Europe may have done a good job in reducing its dependency on Russian oil and gas and mitigating an energy crisis caused by the war in Ukraine but it’s “not out of the woods” yet, the head of the International Energy Agency (IEA) told CNBC.
“Europe was able to transform its energy markets, reduce its share of Russian gas to less than 4%, and its economy still didn’t go through a recession,” Fatih Birol, the IEA’s executive director told CNBC’s Martin Soong on Sunday.
“Europe emissions have declined … and gas storage is at very decent levels,” Birol said, speaking on the sidelines of the Group of Seven summit in Hiroshima, Japan.
Russia has traditionally played a pivotal role in the world’s energy complex, but Western nations’ reliance on the country’s energy has been severely reduced as they continue to unveil new sanctions to punish Russia for its ongoing invasion of Ukraine.
“Europe countries did a good job… last winter,” the IEA chief said, highlighting that the region managed to successfully keep the lights on and kept a winter crisis at bay, thanks in part to a milder than expected winter.
Birol warned that the region’s energy market still has three main hurdles to overcome this year, however.
1. Rising demand from China
The world’s energy supply was abundant last year when China was still under lockdown and bought less oil and gas due to a slowdown in economic activity. However, the same cannot be said now and Europe may face a more challenging winter this year.
LNG (liquefied natural gas) demand from China is expected to pick up in the second half of the year, Birol said, adding that gas imports to the country is a “key determiner” of demand for natural gas markets.
But Birol believed there could be a silver lining — prices could be milder than predicted and he does not expect to see a “big boom” of imports from China.
2. U.S. debt default
Global energy market participants are also keeping a close eye on fractious negotiations between the White House and Republicans over the U.S. debt ceiling. Without a deal, the U.S. could face default in early June although this is seen as unlikely.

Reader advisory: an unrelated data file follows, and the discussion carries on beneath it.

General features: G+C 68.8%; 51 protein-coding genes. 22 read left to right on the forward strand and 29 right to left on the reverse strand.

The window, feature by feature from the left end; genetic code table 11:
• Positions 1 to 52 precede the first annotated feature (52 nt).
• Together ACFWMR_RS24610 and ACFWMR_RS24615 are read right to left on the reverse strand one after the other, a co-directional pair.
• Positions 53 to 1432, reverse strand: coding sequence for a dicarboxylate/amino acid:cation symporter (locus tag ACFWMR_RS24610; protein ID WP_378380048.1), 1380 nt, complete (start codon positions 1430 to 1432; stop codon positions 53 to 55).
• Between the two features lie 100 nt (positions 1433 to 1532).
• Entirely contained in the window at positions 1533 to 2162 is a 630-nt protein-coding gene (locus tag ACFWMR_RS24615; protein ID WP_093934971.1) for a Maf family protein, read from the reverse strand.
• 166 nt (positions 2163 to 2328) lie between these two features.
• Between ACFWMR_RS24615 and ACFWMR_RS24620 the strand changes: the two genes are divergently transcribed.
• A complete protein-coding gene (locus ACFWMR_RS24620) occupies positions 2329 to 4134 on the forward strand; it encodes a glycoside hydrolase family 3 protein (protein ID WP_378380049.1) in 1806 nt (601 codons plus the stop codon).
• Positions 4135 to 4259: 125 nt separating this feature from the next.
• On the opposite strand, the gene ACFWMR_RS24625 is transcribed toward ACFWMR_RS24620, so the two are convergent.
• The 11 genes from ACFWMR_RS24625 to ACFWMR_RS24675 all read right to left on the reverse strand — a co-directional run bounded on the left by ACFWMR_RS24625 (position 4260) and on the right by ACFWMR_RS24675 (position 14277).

Negotiations were paused while President Biden attended the G-7 summit in Japan but he’s due to return to Washington, D.C. on Sunday. The president said at a press conference at the summit that he’s “not at all” concerned about the negotiations and that “we’ll be able to avoid a default and we’ll get something decent done.”
Birol said a U.S. debt default would cause oil demand and prices to drop, but agreed that such a scenario was unlikely.
“I would avoid giving you a precise number, but we could expect a significant drop in the oil price if we see such a default.”
“This issue in the United States will be dealt with and common sense will prevail. And I don’t see a major risk for the global oil markets. But of course, oil markets are always involved with risks.” he added.
Oil prices rebounded on Friday from losses of more than 1% the previous day as investors turned cautiously optimistic that the risks of a U.S. debt default were easing as talks continued.
3. Reliance on Russia still remains
Another key challenge facing energy markets is that Europe’s dependency on Russian gas has not been completely eradicated and the outlook for supply and demand is uncertain. Many countries in the region were forced into an energy crisis last year when imports of Russian gas were severely reduced.
Gas exports from Russian state energy giant Gazprom to Switzerland and the EU fell by 55% in 2022, the company said in January. Birol noted that if there were further reductions in gas imports “for political reasons,” Europe could again face “some challenges” in the coming winter.
Birol believed G-7 and European countries will not go back into making any agreements with Russia, adding that Russia’s gas story is “finished.” “It’s over,” he said.